The orifice meter is the device most commonly used for measurement of natural gas in the upstream sector of the oil and gas industry. While there are several vital components to an orifice meter, the orifice plate is perhaps the most crucial.
The orifice plate, as defined by AGA Report No. 3, "Orifice Metering of Natural Gas," is a thin metal plate with a machined circular and concentric bore, a sharp edge on the upstream side, and a beveled edge on the downstream side. Orifice plates are beveled on the downstream side to help minimize the plate’s contact with the flowing gas stream passing through the meter.
At first glance, it’s not uncommon for those new to orifice measurement to assume that the beveled edge should be the upstream side of the orifice plate. However, installing a plate with the bevel pointing upstream into the flow (i.e., a "backwards plate") can create significant error in the flow rate calculation resulting in understated volumes. The amount of beveling required on plates of the same thickness decreases as the meter tube inside diameter (ID) increases. Therefore, plates installed backwards in larger tubes (e.g., 6" ID and above) may introduce less inaccuracy than plates installed in smaller tubes (e.g., 4" ID and below). Since the bevel creates a reduced differential pressure across the plate when installed backwards, the measurement technician must be careful to correctly install the orifice plate to obtain differential readings which are accurately proportional to the flow. Otherwise, substantial flow error may be introduced which could cause the flow rate, in many cases, to be understated by 15% or more.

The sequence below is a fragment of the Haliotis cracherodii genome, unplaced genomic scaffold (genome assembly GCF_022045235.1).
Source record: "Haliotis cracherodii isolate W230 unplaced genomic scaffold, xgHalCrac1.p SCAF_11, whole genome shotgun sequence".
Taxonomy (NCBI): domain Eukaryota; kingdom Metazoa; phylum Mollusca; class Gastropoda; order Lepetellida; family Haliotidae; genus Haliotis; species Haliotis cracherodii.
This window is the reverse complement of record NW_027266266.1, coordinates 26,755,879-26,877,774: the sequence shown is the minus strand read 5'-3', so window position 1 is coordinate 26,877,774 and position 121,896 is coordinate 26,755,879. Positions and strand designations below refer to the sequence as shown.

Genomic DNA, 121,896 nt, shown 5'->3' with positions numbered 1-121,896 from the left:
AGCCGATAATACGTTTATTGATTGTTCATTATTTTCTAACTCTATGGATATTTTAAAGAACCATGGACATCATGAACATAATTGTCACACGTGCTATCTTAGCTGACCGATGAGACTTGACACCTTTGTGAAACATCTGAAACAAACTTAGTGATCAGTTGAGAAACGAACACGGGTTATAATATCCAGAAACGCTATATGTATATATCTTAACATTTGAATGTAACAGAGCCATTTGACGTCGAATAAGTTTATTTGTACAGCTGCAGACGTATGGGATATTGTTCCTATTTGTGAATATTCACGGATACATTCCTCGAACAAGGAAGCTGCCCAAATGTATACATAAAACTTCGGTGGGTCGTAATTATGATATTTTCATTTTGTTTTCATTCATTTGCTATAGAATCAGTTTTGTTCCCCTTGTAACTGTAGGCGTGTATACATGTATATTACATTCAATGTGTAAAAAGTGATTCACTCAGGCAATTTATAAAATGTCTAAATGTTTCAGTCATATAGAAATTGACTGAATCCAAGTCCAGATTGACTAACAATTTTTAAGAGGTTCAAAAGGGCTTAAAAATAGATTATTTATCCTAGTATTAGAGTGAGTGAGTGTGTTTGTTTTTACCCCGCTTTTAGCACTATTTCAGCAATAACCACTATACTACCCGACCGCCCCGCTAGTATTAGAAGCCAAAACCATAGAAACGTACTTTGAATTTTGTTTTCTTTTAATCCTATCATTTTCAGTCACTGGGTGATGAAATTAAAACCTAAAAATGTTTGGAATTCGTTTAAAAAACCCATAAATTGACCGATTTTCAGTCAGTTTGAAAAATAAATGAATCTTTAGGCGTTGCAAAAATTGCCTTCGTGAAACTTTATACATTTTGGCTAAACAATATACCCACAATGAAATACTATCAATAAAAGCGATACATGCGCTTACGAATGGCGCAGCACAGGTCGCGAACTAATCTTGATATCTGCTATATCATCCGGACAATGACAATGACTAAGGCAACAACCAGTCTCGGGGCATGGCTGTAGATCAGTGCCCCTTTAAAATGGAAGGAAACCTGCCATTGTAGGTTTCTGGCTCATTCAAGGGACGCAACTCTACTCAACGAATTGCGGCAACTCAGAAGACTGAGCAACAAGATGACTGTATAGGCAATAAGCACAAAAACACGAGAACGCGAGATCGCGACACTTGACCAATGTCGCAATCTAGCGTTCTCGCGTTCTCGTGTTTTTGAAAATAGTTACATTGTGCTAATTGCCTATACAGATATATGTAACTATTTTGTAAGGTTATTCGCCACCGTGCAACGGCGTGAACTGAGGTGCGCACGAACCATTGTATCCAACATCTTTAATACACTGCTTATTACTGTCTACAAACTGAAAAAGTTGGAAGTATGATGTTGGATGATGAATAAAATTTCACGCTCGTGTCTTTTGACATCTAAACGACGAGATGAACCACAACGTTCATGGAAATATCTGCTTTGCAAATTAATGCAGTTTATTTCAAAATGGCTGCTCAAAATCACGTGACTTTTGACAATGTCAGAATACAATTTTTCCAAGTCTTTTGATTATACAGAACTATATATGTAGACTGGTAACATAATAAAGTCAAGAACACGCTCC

One of the best ways to confirm proper installation of an orifice plate is to review the flowing parameters and flow rates measured before and after the meter inspection or plate change. Assuming consistent operations prior to and after installation of the orifice plate, any significant changes in these values should be reconciled. Whenever possible, the measurement technician should verify that the orifice plate was installed correctly before leaving the site since any errors could potentially go unnoticed until the next inspection. Careful installation and maintenance, as well as accurate, detailed, and comprehensive reporting, are the most useful practices for preventing the backwards installation of an orifice plate.
For more guidance on orifice meter design, installation, calibration, inspection, and, of course, proper installation of orifice plates, be sure to consult with your in-house or third-party measurement experts.
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